(2) 3.39 The Council will continue to co-operate with key delivery partners to secure the funding and delivery of key infrastructure projects including East‐West Rail and the Oxford-Cambridge Expressway to minimise the impacts of the projects both during construction and operation phases. The HS2 scheme should co-ordinate with local projects and not delay the provision of necessary infrastructure at Aylesbury or the delivery of East-West Rail. We will also seek to secure funding and delivery of key transport, utility, and other improvements where major infrastructure improvements are needed to achieve sustainable development. We will urge Government, and support Buckinghamshire County Council, the local economic partnerships (LEPs) and other partners.

3.40 Some of the infrastructure identified above is essential to ensure that the needs of new and existing residents are met. Some relate more to quality of life or environmental provisions.

(6) 3.41 Infrastructure should be delivered in a timely manner and integrated alongside new development, with the specific phasing to be determined in agreement with the local planning authority.

(1) 3.42 Infrastructure should be provided on-site as part of the development wherever possible, especially on larger developments, to contribute towards creating sustainable development and ensuring that new developments are attractive places to live.

3.43 While infrastructure associated with water supply and sewers can be provided and funded by developers, upgrades to wastewater treatment works (WwTWs) can only be provided by water and wastewater utility companies. Within the district, this work is dependent on Thames Water and Anglian Water's funding programmes (asset management plans), which works in five-year cycles.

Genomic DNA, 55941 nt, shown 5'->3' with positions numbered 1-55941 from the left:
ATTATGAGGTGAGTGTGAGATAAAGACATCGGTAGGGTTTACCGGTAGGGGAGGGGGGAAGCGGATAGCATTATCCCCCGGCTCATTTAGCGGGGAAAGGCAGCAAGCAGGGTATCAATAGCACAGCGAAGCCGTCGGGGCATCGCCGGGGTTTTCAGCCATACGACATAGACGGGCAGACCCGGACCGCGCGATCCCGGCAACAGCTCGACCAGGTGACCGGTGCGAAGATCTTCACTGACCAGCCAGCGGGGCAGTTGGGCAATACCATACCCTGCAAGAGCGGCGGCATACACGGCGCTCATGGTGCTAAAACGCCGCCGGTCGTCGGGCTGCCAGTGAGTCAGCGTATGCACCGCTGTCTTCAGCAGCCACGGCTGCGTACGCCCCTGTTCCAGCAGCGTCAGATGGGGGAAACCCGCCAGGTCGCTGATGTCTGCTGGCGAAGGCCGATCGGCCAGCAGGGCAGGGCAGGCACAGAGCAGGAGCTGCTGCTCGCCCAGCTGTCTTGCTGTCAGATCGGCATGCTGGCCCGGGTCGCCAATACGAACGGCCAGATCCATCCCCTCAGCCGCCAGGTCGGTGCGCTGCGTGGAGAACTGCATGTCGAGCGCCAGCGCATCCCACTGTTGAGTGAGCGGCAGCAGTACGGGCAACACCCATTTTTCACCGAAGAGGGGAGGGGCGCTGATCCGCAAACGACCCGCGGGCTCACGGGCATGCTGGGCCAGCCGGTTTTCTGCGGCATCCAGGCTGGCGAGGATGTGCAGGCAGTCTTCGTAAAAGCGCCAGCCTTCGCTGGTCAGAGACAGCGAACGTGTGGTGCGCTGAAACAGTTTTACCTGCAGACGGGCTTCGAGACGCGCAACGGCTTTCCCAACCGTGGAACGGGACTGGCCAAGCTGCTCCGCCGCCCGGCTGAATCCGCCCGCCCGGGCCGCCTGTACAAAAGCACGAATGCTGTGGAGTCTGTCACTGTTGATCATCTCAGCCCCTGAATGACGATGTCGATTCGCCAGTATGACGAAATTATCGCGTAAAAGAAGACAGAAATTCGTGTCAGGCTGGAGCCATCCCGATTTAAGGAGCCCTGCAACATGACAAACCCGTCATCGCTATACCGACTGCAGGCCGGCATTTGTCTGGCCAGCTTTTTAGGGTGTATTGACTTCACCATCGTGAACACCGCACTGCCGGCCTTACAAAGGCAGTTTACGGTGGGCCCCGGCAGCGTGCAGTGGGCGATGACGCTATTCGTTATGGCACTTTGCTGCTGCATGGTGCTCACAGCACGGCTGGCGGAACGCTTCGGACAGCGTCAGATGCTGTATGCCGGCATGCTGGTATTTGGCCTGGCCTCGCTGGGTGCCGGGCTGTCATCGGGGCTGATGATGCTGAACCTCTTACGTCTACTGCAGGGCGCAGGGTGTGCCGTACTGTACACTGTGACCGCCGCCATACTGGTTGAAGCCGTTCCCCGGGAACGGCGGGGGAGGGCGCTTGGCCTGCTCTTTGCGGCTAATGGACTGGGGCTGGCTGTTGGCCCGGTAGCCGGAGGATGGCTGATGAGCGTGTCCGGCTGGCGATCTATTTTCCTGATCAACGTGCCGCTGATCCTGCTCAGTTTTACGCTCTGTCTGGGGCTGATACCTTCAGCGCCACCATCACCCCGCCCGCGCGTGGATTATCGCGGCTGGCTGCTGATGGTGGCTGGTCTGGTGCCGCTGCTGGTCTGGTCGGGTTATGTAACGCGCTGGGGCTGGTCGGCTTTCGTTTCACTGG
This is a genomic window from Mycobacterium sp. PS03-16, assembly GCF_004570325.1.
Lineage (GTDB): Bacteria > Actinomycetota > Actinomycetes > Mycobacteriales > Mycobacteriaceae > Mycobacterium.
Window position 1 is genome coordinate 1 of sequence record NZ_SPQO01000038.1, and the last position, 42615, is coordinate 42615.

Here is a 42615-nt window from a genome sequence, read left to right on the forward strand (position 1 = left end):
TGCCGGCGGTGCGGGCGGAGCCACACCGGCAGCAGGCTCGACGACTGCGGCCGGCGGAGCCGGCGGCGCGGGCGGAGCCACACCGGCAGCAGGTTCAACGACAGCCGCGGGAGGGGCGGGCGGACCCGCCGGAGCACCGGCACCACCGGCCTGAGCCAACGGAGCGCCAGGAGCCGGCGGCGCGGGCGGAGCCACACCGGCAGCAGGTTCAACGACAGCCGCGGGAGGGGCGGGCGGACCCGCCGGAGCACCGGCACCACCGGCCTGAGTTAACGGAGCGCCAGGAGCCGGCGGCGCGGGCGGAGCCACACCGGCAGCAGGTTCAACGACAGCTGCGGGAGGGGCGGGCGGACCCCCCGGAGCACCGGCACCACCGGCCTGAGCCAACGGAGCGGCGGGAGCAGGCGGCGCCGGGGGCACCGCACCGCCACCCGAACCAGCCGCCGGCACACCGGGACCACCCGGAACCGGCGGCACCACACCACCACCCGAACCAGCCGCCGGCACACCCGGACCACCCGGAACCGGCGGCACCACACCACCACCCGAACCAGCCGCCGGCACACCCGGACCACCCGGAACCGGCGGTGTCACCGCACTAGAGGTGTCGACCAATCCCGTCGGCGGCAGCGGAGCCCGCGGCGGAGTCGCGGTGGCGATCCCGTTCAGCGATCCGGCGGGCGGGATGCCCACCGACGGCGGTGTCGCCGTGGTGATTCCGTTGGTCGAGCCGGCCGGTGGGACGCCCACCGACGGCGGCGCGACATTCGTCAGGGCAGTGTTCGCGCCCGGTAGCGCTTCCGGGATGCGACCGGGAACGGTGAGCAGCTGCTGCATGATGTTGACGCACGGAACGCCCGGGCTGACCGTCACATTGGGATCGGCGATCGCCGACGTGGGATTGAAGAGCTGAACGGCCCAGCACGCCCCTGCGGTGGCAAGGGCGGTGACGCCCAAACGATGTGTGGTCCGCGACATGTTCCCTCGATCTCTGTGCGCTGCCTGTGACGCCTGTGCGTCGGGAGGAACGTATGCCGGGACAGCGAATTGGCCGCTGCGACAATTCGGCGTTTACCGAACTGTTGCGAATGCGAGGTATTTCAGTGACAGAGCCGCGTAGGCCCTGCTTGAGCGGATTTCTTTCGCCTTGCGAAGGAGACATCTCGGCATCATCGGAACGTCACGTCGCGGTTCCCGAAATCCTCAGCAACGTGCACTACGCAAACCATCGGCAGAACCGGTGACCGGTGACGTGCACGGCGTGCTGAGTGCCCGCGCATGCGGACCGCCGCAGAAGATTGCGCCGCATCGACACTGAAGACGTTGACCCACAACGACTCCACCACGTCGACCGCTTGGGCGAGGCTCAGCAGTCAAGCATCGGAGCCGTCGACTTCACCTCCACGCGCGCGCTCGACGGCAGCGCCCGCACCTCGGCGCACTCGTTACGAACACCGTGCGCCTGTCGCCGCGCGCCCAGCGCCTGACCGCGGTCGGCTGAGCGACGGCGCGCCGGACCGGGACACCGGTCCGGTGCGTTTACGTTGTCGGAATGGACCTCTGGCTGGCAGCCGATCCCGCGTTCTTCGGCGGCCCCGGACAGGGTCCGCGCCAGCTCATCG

(1) 3.44 The Aylesbury Vale Water Cycle Study has been prepared. It has identified which  WwTWs are currently at capacity. It has also identified if increases in flow through parts of the sewerage network are likely to cause an increase in the frequency of diluted but untreated discharges from the system. If these discharges increase this may have an effect on the waterways they discharge into. The discharges must meet the requirements of the Water Framework Directive and Habitats Directive.

3.45 Aylesbury Vale District Council is working with Buckinghamshire County Council  (the minerals and waste local planning authority), in developing a policy approach for the management of waste water treatment works.

(3) 3.46 Development proposals that would result in the VALP growth targets being significantly exceeded must ensure, in consultation with Thames Water and Anglian Water, that the objectives of the Water Framework Directive are not compromised. There must be adequate capacity in foul waste infrastructure to accommodate the proposed development in order to prevent the deterioration in current water quality standards.

Community infrastructure levy and developer contributions

3.47 The IDP identifies a number of different ways infrastructure can be funded and provided for, some of which can be made via a financial contribution, in kind or in lieu, from a developer, through Government capital funds, district or county capital funds and a myriad of funding streams open to organisations like DCLG, Homes England and the Department for Transport (DfT). Another avenue of funding is through the implementation of a Community Infrastructure Levy (CIL). The Government consulted on CIL reforms in summer 2016 and a review of this consultation has now been made available in relation to the consultation on the Housing White Paper. The CIL review set out several recommendations which the Government may choose to accept or reject. The Council remains committed to the implementation of CIL based on the reviews recommendations set out in summary below:

  • Replace CIL with a Local Infrastructure Tariff (LIT)
  • Continue to seek Section 106 (S106) agreements on more strategic sites
  • Seek LIT on some types of infrastructure identified in existing CIL regulations
  • Pooling of up to five s106 agreements to be revoked
  • Standardised CIL rate set between 1.75-2.5% above GDV (Gross Development Value)
  • Limited exceptions from Tariff
  • Small development of 10 and under should pay LIT and no other obligations.